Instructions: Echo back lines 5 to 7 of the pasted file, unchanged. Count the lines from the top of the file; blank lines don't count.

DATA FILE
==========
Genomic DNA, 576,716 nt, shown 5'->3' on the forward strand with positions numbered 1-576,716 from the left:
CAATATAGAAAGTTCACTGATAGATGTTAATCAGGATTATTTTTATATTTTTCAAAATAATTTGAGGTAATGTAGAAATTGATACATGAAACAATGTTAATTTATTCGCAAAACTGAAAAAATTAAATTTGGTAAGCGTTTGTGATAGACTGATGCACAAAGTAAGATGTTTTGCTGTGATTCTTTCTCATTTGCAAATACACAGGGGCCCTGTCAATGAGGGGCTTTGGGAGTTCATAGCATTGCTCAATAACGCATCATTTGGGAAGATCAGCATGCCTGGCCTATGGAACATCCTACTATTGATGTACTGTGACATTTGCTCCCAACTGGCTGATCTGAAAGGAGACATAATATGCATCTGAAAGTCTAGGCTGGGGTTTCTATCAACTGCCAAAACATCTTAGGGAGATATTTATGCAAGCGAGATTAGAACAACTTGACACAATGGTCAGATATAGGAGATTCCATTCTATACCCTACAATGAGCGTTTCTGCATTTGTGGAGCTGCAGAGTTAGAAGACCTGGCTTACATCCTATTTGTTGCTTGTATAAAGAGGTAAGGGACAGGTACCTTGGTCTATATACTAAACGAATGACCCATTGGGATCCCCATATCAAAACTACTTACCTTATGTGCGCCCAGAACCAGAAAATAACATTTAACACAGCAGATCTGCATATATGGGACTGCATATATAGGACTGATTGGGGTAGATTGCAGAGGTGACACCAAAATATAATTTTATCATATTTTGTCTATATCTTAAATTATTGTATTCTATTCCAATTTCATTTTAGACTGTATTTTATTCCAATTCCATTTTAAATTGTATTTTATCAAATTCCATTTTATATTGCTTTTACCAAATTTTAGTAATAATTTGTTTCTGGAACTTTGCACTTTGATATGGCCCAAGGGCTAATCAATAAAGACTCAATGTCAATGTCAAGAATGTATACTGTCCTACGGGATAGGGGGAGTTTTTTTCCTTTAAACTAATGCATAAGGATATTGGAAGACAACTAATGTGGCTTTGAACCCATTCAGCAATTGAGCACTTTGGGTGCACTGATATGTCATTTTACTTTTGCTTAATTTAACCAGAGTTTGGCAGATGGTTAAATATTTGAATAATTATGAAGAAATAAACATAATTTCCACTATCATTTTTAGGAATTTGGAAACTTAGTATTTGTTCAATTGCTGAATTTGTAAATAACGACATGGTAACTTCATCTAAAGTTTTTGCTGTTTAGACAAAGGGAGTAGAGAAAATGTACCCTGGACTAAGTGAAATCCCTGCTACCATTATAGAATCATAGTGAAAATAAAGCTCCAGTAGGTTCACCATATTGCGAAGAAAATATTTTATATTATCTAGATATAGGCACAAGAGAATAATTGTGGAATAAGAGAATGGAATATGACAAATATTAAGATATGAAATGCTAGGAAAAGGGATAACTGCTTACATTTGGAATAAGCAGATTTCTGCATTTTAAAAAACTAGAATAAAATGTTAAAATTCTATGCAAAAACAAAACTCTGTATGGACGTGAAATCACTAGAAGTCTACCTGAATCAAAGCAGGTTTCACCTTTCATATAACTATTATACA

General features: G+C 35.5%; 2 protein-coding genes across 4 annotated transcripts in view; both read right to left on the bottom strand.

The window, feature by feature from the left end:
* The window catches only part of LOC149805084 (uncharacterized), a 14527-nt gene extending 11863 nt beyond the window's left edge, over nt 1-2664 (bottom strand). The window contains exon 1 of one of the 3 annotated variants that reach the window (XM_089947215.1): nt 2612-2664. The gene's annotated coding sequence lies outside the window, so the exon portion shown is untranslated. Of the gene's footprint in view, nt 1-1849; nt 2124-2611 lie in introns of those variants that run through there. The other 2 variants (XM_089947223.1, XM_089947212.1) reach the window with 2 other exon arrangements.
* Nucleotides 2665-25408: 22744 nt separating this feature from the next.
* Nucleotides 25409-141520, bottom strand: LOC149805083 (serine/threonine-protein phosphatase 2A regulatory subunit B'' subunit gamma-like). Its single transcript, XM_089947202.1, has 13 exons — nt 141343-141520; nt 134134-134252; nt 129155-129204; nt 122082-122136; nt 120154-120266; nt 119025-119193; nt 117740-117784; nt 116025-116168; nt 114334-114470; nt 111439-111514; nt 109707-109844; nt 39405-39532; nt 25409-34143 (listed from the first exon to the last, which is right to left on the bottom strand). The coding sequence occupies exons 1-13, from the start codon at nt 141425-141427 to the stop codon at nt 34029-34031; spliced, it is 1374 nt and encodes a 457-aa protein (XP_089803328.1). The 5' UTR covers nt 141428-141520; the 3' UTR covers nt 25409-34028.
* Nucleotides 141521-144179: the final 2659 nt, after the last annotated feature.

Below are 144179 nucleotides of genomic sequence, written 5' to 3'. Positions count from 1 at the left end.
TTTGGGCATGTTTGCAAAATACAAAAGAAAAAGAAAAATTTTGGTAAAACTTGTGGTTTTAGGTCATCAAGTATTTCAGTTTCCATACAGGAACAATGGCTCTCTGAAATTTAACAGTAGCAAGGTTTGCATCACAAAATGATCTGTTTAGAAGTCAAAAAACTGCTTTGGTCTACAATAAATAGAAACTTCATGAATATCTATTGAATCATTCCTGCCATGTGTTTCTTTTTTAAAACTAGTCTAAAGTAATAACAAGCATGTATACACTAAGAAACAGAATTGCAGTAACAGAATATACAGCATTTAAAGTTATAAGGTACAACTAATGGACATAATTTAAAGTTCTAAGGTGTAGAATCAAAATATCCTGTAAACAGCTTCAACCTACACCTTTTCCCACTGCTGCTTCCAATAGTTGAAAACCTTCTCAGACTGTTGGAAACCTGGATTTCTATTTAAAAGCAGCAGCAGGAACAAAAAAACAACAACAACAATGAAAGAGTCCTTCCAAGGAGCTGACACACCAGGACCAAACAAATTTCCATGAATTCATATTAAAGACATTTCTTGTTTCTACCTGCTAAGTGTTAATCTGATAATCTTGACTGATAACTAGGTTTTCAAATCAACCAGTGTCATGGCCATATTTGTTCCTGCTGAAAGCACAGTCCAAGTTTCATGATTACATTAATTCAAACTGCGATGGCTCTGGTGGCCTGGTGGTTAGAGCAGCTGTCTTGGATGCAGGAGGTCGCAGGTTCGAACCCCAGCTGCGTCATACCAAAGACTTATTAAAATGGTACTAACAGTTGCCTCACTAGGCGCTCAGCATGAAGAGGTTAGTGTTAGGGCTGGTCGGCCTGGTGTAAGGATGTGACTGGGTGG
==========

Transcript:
* The window catches only part of LOC149805084 (uncharacterized), a 14527-nt gene extending 11863 nt beyond the window's left edge, over nt 1-2664 (bottom strand). The window contains exon 1 of one of the 3 annotated variants that reach the window (XM_089947215.1): nt 2612-2664. The gene's annotated coding sequence lies outside the window, so the exon portion shown is untranslated. Of the gene's footprint in view, nt 1-1849; nt 2124-2611 lie in introns of those variants that run through there. The other 2 variants (XM_089947223.1, XM_089947212.1) reach the window with 2 other exon arrangements.
* Nucleotides 2665-25408: 22744 nt separating this feature from the next.
* Nucleotides 25409-141520, bottom strand: LOC149805083 (serine/threonine-protein phosphatase 2A regulatory subunit B'' subunit gamma-like). Its single transcript, XM_089947202.1, has 13 exons — nt 141343-141520; nt 134134-134252; nt 129155-129204; nt 122082-122136; nt 120154-120266; nt 119025-119193; nt 117740-117784; nt 116025-116168; nt 114334-114470; nt 111439-111514; nt 109707-109844; nt 39405-39532; nt 25409-34143 (listed from the first exon to the last, which is right to left on the bottom strand). The coding sequence occupies exons 1-13, from the start codon at nt 141425-141427 to the stop codon at nt 34029-34031; spliced, it is 1374 nt and encodes a 457-aa protein (XP_089803328.1). The 5' UTR covers nt 141428-141520; the 3' UTR covers nt 25409-34028.